The Diverse Roles of Fort Douglas

Fort Douglas, originally named Camp Douglas after the recently deceased Illinois senator Stephen A. Douglas, was established in 1862 at the onset of the Civil War. Its primary concern was the protection of the Overland Mail Route, which was left unattended as most of Abraham Lincoln’s frontier troops went to fight against the South. Led by Colonel Patrick E. Connor, volunteers from California and Nevada guarded the Overland Mail Route from Indian attacks and also kept a wary eye on the Mormons, a wild card in the fight between the North and the secessionist South, and a potentially dangerous group with radical ideas.

After the war, the volunteers were replaced by army regulars as Camp Douglas turned into Fort Douglas, a supply center for Western military cavalries and Regimental Headquarters that trained soldiers for service elsewhere. One of the most prominent units to go through Fort Douglas was the 24th Infantry, a unit of black soldiers and white officers, that fought in Cuba during the Spanish-American War.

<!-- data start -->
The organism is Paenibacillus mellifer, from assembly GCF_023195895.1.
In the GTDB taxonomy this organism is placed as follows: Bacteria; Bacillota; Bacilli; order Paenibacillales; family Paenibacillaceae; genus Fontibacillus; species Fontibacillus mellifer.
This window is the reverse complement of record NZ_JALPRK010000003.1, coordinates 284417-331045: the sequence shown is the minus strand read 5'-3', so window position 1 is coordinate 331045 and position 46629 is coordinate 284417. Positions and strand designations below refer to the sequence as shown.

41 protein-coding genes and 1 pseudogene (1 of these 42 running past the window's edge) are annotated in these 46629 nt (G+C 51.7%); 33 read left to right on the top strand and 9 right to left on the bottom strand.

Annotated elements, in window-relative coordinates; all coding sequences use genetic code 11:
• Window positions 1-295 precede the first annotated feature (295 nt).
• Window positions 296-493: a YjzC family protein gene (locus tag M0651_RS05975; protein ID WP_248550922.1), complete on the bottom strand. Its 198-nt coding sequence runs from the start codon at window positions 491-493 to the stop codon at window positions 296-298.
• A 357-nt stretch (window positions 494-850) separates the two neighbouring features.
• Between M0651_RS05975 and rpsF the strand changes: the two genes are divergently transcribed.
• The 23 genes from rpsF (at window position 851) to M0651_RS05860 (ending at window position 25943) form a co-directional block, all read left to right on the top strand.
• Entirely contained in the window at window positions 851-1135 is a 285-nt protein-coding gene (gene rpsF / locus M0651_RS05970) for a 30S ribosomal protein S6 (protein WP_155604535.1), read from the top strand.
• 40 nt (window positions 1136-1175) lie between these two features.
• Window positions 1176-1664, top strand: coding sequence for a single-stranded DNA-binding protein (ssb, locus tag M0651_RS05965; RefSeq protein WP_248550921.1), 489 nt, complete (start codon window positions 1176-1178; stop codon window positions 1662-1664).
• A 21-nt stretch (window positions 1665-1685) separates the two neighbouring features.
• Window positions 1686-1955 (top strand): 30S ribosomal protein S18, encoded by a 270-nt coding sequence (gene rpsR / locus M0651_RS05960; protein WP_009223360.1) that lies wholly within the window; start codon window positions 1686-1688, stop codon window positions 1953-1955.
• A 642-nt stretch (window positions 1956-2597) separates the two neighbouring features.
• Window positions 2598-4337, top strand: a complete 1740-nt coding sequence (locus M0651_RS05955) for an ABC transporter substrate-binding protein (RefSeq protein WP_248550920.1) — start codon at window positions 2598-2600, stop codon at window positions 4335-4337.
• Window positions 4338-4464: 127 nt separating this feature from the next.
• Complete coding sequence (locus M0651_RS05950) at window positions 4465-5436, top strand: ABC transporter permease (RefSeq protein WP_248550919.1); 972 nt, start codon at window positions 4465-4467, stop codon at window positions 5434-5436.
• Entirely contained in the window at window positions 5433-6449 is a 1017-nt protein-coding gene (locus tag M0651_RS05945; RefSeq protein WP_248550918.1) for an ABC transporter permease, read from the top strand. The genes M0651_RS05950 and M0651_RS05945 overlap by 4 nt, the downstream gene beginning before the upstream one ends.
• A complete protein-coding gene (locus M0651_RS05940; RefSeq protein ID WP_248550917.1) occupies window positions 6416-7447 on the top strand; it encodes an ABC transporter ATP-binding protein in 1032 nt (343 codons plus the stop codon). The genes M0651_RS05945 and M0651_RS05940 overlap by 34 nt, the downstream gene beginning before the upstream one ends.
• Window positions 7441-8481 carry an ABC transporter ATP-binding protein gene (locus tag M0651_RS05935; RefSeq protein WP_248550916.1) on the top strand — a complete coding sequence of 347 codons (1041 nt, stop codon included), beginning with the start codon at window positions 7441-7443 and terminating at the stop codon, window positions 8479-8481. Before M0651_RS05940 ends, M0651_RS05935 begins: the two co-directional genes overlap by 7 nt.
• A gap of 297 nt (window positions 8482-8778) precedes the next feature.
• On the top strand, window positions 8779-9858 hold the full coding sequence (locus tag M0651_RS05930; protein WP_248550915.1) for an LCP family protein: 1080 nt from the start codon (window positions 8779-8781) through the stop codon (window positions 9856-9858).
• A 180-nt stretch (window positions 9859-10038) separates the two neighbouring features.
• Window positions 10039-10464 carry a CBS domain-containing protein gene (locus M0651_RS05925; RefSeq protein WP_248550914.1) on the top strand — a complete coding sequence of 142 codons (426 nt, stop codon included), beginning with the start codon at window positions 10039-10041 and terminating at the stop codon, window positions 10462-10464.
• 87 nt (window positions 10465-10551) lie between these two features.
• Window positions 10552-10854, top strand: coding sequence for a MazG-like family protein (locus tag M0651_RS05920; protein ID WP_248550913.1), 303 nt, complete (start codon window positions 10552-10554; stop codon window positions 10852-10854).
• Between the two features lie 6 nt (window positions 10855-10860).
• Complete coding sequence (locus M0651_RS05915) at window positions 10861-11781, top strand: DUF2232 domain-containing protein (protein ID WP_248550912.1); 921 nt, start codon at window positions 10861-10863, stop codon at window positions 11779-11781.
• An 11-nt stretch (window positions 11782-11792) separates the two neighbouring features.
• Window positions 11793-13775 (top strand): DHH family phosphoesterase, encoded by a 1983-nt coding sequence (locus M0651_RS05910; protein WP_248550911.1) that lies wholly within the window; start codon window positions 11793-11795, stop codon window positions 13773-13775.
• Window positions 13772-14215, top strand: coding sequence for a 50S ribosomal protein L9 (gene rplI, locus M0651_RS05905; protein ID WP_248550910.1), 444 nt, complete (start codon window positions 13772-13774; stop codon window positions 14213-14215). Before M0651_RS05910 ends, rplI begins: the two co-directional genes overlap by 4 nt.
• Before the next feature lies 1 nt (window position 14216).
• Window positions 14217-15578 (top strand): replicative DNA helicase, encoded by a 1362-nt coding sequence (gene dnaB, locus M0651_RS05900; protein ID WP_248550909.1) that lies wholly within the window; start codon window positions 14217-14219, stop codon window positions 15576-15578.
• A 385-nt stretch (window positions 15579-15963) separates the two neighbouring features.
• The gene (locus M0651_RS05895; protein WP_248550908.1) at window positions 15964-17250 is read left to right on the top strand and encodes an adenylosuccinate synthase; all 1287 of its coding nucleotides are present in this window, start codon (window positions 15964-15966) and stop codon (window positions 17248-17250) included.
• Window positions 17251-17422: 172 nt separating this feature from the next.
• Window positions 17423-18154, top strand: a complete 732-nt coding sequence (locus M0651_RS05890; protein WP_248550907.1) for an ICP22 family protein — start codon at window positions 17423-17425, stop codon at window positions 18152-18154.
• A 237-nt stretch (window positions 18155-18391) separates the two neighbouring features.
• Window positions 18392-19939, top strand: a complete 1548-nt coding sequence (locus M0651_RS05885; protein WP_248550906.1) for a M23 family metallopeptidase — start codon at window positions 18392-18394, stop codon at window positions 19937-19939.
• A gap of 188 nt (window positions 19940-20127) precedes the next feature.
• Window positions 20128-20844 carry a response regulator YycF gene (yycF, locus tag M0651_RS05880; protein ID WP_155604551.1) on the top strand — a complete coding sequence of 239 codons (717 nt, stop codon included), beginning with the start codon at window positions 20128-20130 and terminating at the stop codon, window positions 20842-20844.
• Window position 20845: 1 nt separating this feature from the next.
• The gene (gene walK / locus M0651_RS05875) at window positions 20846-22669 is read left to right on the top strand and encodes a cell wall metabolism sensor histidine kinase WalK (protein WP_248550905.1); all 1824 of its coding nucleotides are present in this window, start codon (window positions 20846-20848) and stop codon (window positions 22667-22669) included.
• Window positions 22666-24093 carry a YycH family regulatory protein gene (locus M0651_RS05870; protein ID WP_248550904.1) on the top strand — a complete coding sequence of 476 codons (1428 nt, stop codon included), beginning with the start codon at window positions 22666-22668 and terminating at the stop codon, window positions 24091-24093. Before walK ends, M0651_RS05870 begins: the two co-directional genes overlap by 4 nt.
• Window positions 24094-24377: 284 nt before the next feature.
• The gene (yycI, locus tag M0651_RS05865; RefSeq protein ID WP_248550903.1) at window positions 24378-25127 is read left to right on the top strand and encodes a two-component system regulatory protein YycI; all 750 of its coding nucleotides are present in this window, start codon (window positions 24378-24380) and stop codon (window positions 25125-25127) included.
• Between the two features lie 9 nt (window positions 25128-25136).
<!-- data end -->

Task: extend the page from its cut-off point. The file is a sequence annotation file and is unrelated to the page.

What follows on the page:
During the First World War, Fort Douglas was used as a German internment camp, holding an estimated 900 prisoners. During the Second World War, after the bombing of Pearl Harbor, it became the headquarters of the Ninth Service Command, because it was more landlocked than the previous location (San Francisco) which would provide more protection against foreign attacks. It once again served as an internment camp, and also as a finance center for the military. After World War II, Fort Douglas gave parcels of its land away to the nearby University of Utah. In 1974 it became an official US Army Museum and in 1988 it was turned over entirely to the University of Utah, which continues to run it under the sponsorship of the Utah National Guard

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